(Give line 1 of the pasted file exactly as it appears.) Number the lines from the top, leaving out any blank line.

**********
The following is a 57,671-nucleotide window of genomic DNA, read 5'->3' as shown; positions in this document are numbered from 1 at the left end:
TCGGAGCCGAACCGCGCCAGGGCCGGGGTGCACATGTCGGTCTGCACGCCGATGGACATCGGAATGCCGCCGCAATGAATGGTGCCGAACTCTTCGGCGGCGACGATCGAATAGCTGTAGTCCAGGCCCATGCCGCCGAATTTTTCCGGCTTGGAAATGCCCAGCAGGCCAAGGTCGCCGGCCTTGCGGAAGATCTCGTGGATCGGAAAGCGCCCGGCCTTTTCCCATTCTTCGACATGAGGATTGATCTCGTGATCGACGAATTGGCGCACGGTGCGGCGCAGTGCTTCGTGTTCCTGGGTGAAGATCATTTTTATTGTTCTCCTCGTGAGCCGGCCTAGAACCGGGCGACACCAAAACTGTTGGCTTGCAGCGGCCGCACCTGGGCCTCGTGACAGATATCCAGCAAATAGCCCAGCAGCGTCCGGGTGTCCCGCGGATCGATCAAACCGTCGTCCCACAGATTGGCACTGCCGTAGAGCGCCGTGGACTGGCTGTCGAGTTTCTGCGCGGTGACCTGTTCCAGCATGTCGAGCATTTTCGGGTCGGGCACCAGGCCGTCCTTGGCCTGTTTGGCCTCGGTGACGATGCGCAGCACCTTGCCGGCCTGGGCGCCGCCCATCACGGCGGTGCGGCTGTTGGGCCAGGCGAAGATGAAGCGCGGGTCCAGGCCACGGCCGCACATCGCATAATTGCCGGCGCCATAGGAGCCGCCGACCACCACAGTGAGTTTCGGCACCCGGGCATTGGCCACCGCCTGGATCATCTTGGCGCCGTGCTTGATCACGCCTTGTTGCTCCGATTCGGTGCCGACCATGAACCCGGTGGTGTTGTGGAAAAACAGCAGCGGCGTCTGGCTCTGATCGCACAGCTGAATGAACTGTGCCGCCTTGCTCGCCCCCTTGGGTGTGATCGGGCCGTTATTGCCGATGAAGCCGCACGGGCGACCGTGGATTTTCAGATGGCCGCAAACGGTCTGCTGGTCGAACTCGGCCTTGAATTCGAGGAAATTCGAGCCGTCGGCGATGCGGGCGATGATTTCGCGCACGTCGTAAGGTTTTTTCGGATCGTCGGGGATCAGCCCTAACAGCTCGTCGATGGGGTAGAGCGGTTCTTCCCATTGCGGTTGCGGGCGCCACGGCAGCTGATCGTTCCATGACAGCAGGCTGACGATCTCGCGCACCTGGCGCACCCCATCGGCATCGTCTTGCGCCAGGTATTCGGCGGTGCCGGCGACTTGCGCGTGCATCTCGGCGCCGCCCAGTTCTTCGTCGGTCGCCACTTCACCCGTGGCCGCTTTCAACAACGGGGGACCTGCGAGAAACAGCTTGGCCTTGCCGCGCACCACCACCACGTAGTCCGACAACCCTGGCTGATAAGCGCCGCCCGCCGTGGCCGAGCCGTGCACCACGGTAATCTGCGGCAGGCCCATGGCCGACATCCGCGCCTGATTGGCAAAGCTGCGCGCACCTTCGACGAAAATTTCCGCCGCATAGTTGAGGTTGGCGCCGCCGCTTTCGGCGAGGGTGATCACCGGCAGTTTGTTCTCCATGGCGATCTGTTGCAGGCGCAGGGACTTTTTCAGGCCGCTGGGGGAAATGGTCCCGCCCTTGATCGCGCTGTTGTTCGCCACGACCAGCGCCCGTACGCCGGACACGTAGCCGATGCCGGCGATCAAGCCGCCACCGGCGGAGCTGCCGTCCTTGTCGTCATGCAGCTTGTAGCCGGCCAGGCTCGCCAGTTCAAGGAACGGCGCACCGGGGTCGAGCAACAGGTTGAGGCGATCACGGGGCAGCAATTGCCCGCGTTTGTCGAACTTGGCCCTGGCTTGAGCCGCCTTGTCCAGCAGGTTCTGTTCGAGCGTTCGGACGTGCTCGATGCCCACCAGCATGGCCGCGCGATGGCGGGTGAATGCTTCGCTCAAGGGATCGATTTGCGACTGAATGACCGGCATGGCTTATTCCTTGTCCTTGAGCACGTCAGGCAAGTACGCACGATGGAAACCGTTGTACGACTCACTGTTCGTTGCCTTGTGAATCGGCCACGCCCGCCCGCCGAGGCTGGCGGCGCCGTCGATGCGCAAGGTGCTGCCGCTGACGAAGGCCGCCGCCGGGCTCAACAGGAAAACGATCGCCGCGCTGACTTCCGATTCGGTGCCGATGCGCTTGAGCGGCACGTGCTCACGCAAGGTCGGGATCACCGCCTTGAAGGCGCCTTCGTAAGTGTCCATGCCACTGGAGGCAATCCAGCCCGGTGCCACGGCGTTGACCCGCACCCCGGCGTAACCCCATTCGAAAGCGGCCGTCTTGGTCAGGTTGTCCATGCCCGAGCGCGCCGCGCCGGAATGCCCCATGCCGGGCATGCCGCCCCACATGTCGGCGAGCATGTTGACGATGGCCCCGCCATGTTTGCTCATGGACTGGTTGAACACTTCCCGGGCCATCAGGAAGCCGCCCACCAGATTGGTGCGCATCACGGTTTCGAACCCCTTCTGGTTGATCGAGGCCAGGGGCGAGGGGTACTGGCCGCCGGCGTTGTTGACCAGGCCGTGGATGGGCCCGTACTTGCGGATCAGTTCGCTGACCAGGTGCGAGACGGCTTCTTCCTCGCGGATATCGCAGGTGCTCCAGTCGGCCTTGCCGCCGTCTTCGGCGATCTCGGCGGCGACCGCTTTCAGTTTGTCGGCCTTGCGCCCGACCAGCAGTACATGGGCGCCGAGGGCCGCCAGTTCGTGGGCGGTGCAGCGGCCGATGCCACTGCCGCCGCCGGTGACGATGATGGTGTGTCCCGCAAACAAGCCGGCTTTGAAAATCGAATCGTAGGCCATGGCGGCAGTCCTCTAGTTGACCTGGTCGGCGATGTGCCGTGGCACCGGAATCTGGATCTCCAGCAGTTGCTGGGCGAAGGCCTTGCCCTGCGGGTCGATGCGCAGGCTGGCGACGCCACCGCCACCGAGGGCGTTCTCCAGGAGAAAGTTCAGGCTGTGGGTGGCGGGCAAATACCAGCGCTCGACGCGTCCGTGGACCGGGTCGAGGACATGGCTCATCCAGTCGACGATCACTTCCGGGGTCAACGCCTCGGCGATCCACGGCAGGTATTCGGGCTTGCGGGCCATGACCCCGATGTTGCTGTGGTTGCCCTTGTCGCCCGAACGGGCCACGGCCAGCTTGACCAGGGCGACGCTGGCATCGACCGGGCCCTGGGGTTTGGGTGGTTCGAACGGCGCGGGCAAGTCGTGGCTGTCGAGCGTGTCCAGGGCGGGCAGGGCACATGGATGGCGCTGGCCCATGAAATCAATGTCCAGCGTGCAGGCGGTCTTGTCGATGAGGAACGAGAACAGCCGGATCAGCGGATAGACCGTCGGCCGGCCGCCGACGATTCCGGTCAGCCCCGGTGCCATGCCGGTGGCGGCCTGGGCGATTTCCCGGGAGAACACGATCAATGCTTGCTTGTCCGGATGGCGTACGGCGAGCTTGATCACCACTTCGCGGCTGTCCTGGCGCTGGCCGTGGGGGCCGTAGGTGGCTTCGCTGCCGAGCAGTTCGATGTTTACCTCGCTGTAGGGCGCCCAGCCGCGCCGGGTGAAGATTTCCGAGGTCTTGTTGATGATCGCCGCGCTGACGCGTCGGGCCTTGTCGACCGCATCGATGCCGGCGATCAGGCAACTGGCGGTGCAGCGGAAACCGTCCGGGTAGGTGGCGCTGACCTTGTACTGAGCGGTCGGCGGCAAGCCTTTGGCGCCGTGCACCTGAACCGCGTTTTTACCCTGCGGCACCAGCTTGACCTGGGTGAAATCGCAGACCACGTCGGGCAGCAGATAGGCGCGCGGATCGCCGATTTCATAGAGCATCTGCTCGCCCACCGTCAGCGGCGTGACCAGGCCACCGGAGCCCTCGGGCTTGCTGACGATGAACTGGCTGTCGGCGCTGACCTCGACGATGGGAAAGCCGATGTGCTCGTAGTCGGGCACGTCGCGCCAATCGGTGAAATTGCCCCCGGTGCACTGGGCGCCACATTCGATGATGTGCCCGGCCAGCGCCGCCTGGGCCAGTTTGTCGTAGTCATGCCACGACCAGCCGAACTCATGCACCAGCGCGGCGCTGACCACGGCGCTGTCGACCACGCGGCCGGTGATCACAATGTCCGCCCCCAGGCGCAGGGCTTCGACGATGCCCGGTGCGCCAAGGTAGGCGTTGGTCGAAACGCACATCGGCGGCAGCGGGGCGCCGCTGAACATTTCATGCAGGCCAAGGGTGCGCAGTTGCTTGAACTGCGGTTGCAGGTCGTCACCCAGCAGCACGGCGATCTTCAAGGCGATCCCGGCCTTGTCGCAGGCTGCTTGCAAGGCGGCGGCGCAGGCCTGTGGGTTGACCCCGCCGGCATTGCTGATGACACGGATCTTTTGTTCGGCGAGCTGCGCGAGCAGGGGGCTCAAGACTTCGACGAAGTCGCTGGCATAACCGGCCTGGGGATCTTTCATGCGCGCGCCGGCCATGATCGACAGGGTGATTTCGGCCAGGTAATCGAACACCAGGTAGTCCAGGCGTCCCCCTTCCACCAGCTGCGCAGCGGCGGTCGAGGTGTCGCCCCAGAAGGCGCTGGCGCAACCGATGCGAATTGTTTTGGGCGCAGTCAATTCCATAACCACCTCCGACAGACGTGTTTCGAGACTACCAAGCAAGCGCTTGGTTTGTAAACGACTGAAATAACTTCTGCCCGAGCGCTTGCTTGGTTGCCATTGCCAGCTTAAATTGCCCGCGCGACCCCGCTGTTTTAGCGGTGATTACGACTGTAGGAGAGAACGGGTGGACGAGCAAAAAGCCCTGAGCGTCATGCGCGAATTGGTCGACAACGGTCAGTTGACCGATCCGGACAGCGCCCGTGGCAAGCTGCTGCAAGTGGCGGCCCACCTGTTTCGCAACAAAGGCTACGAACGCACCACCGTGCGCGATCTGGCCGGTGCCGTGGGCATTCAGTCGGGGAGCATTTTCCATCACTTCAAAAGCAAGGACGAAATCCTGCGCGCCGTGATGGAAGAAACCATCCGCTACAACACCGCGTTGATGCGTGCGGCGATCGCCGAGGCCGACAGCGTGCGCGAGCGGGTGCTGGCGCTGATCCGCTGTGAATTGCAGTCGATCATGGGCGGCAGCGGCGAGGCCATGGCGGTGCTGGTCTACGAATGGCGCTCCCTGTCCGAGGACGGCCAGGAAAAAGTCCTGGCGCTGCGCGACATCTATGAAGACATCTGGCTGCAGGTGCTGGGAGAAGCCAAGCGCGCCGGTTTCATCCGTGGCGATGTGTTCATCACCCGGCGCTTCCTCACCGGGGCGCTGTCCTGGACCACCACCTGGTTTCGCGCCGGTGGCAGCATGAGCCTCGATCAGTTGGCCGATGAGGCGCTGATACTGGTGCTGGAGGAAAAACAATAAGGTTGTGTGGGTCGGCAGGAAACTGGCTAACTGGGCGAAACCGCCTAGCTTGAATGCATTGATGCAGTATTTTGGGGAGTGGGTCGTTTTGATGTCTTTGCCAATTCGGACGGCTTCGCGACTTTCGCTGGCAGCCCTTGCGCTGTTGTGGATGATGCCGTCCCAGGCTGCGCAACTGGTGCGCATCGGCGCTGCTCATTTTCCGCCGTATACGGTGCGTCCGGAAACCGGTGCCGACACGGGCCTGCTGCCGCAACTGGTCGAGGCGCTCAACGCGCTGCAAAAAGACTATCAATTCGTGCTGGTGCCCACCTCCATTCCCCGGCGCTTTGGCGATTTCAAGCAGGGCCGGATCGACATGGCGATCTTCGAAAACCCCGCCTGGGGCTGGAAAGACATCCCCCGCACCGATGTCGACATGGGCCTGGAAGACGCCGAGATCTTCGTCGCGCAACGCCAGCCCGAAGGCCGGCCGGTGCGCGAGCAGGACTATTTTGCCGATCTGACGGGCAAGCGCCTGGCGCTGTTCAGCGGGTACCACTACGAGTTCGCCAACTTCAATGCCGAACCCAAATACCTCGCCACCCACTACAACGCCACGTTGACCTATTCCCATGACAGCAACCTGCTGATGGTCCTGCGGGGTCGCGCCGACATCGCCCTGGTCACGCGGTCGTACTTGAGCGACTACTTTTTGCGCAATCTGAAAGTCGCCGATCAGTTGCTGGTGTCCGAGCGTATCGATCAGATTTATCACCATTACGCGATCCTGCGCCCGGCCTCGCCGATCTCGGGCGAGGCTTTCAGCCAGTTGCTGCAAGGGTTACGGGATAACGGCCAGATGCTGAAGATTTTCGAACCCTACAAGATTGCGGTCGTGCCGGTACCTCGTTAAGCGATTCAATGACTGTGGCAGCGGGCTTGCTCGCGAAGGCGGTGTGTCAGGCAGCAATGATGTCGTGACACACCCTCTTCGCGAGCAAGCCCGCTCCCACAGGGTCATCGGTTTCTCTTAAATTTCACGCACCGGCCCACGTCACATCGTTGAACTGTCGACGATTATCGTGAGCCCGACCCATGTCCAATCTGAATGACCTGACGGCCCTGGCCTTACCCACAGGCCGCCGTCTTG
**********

The following is a 57,671-nucleotide window of genomic DNA, read 5'->3' as shown; positions in this document are numbered from 1 at the left end: